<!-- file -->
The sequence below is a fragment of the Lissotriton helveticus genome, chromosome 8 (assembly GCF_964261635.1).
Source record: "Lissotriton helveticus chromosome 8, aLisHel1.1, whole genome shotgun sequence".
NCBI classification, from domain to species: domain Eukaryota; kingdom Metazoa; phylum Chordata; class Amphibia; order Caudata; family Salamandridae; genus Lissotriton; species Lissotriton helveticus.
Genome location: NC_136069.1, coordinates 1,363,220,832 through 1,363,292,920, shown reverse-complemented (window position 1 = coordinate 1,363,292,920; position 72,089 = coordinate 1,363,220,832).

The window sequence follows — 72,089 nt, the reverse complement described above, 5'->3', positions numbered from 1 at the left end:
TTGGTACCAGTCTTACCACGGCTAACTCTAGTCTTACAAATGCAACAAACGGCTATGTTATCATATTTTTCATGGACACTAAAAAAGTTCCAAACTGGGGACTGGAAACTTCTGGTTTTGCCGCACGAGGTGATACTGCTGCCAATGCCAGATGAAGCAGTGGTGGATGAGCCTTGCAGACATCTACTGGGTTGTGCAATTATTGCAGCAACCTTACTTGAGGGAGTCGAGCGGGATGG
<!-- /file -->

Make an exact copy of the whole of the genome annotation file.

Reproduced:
The sequence below is a fragment of the Lissotriton helveticus genome, chromosome 8 (assembly GCF_964261635.1).
Source record: "Lissotriton helveticus chromosome 8, aLisHel1.1, whole genome shotgun sequence".
NCBI classification, from domain to species: domain Eukaryota; kingdom Metazoa; phylum Chordata; class Amphibia; order Caudata; family Salamandridae; genus Lissotriton; species Lissotriton helveticus.
Genome location: NC_136069.1, coordinates 1,363,220,832 through 1,363,292,920, shown reverse-complemented (window position 1 = coordinate 1,363,292,920; position 72,089 = coordinate 1,363,220,832).

The window sequence follows — 72,089 nt, the reverse complement described above, 5'->3', positions numbered from 1 at the left end:
TTGGTACCAGTCTTACCACGGCTAACTCTAGTCTTACAAATGCAACAAACGGCTATGTTATCATATTTTTCATGGACACTAAAAAAGTTCCAAACTGGGGACTGGAAACTTCTGGTTTTGCCGCACGAGGTGATACTGCTGCCAATGCCAGATGAAGCAGTGGTGGATGAGCCTTGCAGACATCTACTGGGTTGTGCAATTATTGCAGCAACCTTACTTGAGGGAGTCGAGCGGGATGG